FringeReview UK 2019
Directed by Neil Armfield. Ralph Myers’ L-shaped revolve reveals external and internal neutral eggshell walls. Jon Clark’s lighting is discreet and variously naturalistic. Jon Driscoll’s projection looks Newsnight-neat but against black. Paul Arditti’s sound system tannoys the whole space. Alan John’s music similarly ghosts past. Sussie Juhlin-Wallén’s costumes ensure Gibson morphs from forty-one to eighteen and everything in between. Make-up for the video-close-ups of Brooke, Hassel, and Zengeni notably transforms them into politicos.
Screen director Robin Lough relishes the chance to sharpen the glossy visuals and PR-positioning as well as zoom quietly on intimacy and conflict. We’re also treated to more of the ensemble shouting questions from the wings. Lighting Director Bernie Davis doesn’t lose the tang of theatre but lets nothing intrude around the stage. Conrad Fletcher’s sound is a discreet envelope, embracing the surround of laughter and applause.
- It’s not just as if the last three years never happened, to Labour or the country. In a play shrewdly pulling free of Corbyn and Brexit, the son of a famous Labour intellectual is running for leadership; against not a pesky red brother but still, he fears, an intimate: an on-off lover of over twenty years. Though it’s Sian Brooke’s Pauline Gibson who’s virtually never off-stage.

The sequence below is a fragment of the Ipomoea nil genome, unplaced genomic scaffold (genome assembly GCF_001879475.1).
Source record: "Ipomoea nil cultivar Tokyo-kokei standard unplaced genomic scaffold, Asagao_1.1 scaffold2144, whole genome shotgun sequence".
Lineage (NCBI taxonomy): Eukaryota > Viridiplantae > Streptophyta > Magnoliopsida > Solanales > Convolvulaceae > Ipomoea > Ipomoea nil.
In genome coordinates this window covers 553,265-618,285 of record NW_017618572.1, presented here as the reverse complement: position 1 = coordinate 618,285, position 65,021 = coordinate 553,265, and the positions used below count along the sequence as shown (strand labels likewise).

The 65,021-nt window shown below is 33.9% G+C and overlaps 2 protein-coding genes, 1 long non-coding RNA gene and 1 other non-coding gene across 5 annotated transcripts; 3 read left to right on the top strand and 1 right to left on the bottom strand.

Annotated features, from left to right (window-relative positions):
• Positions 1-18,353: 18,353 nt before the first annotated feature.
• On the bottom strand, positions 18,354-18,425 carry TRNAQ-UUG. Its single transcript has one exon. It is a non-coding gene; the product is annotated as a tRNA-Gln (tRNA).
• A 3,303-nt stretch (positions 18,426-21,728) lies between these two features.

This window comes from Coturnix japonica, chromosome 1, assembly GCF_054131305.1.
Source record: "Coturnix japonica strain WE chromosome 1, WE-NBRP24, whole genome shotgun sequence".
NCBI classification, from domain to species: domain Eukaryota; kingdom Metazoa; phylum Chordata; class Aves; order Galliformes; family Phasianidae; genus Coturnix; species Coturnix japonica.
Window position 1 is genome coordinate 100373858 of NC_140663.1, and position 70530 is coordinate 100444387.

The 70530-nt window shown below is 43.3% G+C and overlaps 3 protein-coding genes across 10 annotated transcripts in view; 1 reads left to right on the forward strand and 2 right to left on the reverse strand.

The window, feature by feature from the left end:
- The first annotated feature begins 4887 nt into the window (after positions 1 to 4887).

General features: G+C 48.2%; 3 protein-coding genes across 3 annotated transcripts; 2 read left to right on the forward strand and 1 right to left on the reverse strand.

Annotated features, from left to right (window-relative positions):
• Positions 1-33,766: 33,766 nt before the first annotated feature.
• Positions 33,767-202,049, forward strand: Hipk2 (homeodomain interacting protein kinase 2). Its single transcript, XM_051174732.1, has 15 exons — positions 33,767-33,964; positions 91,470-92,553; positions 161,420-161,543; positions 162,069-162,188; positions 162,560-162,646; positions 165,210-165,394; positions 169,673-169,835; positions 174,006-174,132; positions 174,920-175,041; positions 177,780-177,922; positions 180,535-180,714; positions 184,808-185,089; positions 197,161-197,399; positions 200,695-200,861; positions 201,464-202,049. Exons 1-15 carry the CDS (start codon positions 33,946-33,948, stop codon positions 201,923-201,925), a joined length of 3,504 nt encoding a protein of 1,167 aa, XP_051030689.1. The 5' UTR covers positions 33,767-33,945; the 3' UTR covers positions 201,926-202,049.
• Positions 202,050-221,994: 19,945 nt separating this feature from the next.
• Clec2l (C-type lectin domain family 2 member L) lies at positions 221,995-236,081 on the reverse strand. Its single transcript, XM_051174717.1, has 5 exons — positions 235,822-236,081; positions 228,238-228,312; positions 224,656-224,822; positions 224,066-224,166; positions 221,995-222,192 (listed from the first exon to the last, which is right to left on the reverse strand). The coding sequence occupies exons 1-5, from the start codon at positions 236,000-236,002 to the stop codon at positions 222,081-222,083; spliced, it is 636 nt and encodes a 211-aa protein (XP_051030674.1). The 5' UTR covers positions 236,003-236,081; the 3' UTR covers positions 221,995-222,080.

- Nearly four months on from its premiere, there’s an emotional punch to this work that then seemed intermittent. Gibson and the cast now convince you that you’ve seen vintage Hare, nearly up there with say Skylight, not his more undercharged states-of.
- There’s creaky Labour misogyny, the NHS, traditional socialism vs. New Labour; single-issue vs. Party vision. Which is easy since we zig-zag 1996-2018, so much is set in the spin era. Directed by Neil Armfield with a strong grasp of this cut-up story-boarding, there’s an otherwise solid Hare-reined realism. We should know the territory.
Eight years in the making, though, David Hare’s latest work cannily peels back from topical head-banging to perennials. Or seems to. In 2010 the parallels might have seemed sharper; Alex Hassell’s Labour royalty Jack Gould, glossed up in interviews, uncannily evokes that famous pipped brother. Gibson too conflates ‘the most popular person in Britain’ (guess which woman MP this might be!) and an NHS doctor who won a seat too. Hare proclaims in interview how ahead of the curve he is. To a point.
- I’m Not Running puns on bids and a pair of heels. Gibson’s tag-line is defined in the first scene, third person by faithful press agent Sandy Mynott (Joshua McGuire): she’s not running for the Labour leadership. Which seems foregone since Gibson’s an independent, one of those doctors who defy a local NHS hospital closure, getting elected through the ‘Kidderminster Effect’, Westminster Bubble’s term for such anomalies. Except Gibson’s re-elected in 2015 and 2017…
We spool back and so does the set within a set, Ralph Myers’ L-shaped revolve revealing external and internal neutral eggshell walls. Light stencils a place and date at the start of scenes (Jon Clark’s lighting discreet and variously naturalistic). The interior’s a student digs, pristine or neatly lived-in home or Westminster office, dishevelled bedroom in Hastings in 1996. Sussie Juhlin-Wallén’s costumes are striking for the way in which Gibson morphs from forty-one to eighteen and everything in between. Hassell’s hair for instance morphs from student mop to brilliantined helmet. Make-up for video-close-ups of Brooke, Hassell, and Zengeni notably transforms them into politicos.